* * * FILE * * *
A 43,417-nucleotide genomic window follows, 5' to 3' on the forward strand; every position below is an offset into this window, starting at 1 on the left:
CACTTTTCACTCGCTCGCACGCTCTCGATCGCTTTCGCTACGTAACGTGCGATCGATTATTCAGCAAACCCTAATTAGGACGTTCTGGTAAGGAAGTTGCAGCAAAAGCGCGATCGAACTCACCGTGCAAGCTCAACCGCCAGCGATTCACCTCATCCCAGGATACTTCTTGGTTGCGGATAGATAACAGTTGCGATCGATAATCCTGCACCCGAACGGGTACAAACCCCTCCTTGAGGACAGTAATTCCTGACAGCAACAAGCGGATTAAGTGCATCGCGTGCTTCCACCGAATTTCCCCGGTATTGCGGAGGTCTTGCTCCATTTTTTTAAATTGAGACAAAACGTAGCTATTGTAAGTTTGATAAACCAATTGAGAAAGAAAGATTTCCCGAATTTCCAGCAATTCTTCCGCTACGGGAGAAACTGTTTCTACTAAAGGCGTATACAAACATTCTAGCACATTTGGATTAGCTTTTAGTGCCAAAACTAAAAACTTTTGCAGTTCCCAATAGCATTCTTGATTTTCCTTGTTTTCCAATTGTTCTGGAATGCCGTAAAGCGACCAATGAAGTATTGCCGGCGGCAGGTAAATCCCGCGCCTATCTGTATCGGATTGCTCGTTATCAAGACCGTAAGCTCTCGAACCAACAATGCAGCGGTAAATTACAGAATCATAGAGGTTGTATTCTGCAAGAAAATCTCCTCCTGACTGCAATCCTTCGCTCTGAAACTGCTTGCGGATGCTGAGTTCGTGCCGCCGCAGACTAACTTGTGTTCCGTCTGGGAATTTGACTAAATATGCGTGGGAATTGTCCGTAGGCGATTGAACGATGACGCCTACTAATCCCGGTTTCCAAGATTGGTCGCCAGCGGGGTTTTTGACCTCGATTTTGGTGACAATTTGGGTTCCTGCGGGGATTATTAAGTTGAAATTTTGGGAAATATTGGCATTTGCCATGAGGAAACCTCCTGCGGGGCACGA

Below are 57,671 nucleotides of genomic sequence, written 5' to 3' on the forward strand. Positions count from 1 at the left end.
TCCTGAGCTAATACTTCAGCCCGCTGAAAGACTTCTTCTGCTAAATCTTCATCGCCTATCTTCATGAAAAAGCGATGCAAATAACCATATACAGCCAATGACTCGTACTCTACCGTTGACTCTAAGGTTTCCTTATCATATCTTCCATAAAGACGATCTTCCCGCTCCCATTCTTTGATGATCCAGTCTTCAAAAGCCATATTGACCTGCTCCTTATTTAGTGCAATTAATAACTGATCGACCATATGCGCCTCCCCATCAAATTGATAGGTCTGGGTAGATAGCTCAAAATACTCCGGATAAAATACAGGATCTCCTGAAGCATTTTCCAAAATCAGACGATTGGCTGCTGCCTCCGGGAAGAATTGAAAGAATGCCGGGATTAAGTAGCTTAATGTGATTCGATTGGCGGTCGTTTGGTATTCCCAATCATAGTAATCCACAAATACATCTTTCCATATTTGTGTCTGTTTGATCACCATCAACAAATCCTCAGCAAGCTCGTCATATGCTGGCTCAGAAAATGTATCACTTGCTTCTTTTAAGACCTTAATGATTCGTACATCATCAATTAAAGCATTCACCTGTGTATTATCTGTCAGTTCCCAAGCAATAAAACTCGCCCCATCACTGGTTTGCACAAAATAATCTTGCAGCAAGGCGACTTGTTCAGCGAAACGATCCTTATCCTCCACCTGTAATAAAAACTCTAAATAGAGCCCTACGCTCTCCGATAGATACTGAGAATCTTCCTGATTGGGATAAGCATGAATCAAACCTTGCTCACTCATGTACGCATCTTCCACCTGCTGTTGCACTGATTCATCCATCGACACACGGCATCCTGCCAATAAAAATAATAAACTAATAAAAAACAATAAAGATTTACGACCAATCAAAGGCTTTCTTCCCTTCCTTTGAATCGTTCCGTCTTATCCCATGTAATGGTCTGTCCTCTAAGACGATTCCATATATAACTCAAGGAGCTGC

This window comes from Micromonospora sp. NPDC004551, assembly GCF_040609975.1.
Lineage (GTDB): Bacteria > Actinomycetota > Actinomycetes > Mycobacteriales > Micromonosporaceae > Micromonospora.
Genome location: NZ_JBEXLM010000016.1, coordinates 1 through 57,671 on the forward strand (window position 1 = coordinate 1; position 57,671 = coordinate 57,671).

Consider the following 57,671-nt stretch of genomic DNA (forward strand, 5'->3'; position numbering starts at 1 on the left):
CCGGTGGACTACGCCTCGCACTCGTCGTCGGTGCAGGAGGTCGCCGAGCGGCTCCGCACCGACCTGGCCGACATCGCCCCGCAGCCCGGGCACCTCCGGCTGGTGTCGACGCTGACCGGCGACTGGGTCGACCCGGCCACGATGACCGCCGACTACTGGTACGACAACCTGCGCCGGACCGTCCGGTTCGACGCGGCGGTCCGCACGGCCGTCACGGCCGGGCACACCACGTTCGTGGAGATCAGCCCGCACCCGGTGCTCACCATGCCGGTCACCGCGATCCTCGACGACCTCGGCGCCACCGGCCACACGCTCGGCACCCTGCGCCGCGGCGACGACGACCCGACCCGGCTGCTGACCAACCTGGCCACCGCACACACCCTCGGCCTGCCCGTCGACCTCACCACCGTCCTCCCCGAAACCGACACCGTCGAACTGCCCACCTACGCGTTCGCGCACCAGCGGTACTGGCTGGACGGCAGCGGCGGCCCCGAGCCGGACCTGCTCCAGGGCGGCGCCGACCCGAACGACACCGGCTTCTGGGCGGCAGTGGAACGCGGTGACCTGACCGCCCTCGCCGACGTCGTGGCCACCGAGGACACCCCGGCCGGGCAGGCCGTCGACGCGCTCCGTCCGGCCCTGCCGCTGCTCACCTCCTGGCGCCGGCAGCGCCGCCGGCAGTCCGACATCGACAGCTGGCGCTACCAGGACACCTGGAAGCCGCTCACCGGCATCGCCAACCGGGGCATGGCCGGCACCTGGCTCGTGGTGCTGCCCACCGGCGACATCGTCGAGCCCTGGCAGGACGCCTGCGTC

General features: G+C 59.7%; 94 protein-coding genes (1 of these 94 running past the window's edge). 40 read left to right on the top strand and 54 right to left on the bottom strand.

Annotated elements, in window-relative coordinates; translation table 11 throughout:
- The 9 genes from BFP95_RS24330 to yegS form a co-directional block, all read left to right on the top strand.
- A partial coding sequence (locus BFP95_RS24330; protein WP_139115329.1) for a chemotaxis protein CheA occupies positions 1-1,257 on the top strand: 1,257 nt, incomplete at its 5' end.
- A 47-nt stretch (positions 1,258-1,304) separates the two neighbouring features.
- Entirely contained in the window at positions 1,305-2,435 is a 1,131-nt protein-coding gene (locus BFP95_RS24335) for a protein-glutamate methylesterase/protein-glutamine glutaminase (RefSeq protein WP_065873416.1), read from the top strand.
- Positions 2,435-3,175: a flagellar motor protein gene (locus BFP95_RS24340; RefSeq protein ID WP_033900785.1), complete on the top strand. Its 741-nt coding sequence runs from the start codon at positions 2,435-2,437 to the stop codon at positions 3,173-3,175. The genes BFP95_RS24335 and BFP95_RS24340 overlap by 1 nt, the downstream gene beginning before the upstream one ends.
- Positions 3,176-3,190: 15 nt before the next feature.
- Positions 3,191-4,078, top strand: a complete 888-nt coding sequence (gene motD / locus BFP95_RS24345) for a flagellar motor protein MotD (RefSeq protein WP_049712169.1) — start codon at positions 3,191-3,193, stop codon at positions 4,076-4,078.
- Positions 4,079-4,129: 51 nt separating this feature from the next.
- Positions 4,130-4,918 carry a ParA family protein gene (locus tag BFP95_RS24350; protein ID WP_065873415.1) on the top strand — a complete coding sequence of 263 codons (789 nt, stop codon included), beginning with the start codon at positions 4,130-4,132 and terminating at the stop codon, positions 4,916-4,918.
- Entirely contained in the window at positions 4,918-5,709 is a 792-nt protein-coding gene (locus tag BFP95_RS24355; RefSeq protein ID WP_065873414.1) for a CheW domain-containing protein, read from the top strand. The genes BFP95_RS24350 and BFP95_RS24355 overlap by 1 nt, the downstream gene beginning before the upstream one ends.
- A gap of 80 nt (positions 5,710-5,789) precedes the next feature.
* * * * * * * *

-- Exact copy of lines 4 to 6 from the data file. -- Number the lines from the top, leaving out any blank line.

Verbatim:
TCCTGAGCTAATACTTCAGCCCGCTGAAAGACTTCTTCTGCTAAATCTTCATCGCCTATCTTCATGAAAAAGCGATGCAAATAACCATATACAGCCAATGACTCGTACTCTACCGTTGACTCTAAGGTTTCCTTATCATATCTTCCATAAAGACGATCTTCCCGCTCCCATTCTTTGATGATCCAGTCTTCAAAAGCCATATTGACCTGCTCCTTATTTAGTGCAATTAATAACTGATCGACCATATGCGCCTCCCCATCAAATTGATAGGTCTGGGTAGATAGCTCAAAATACTCCGGATAAAATACAGGATCTCCTGAAGCATTTTCCAAAATCAGACGATTGGCTGCTGCCTCCGGGAAGAATTGAAAGAATGCCGGGATTAAGTAGCTTAATGTGATTCGATTGGCGGTCGTTTGGTATTCCCAATCATAGTAATCCACAAATACATCTTTCCATATTTGTGTCTGTTTGATCACCATCAACAAATCCTCAGCAAGCTCGTCATATGCTGGCTCAGAAAATGTATCACTTGCTTCTTTTAAGACCTTAATGATTCGTACATCATCAATTAAAGCATTCACCTGTGTATTATCTGTCAGTTCCCAAGCAATAAAACTCGCCCCATCACTGGTTTGCACAAAATAATCTTGCAGCAAGGCGACTTGTTCAGCGAAACGATCCTTATCCTCCACCTGTAATAAAAACTCTAAATAGAGCCCTACGCTCTCCGATAGATACTGAGAATCTTCCTGATTGGGATAAGCATGAATCAAACCTTGCTCACTCATGTACGCATCTTCCACCTGCTGTTGCACTGATTCATCCATCGACACACGGCATCCTGCCAATAAAAATAATAAACTAATAAAAAACAATAAAGATTTACGACCAATCAAAGGCTTTCTTCCCTTCCTTTGAATCGTTCCGTCTTATCCCATGTAATGGTCTGTCCTCTAAGACGATTCCATATATAACTCAAGGAGCTGC

This window comes from Micromonospora sp. NPDC004551, assembly GCF_040609975.1.
Lineage (GTDB): Bacteria > Actinomycetota > Actinomycetes > Mycobacteriales > Micromonosporaceae > Micromonospora.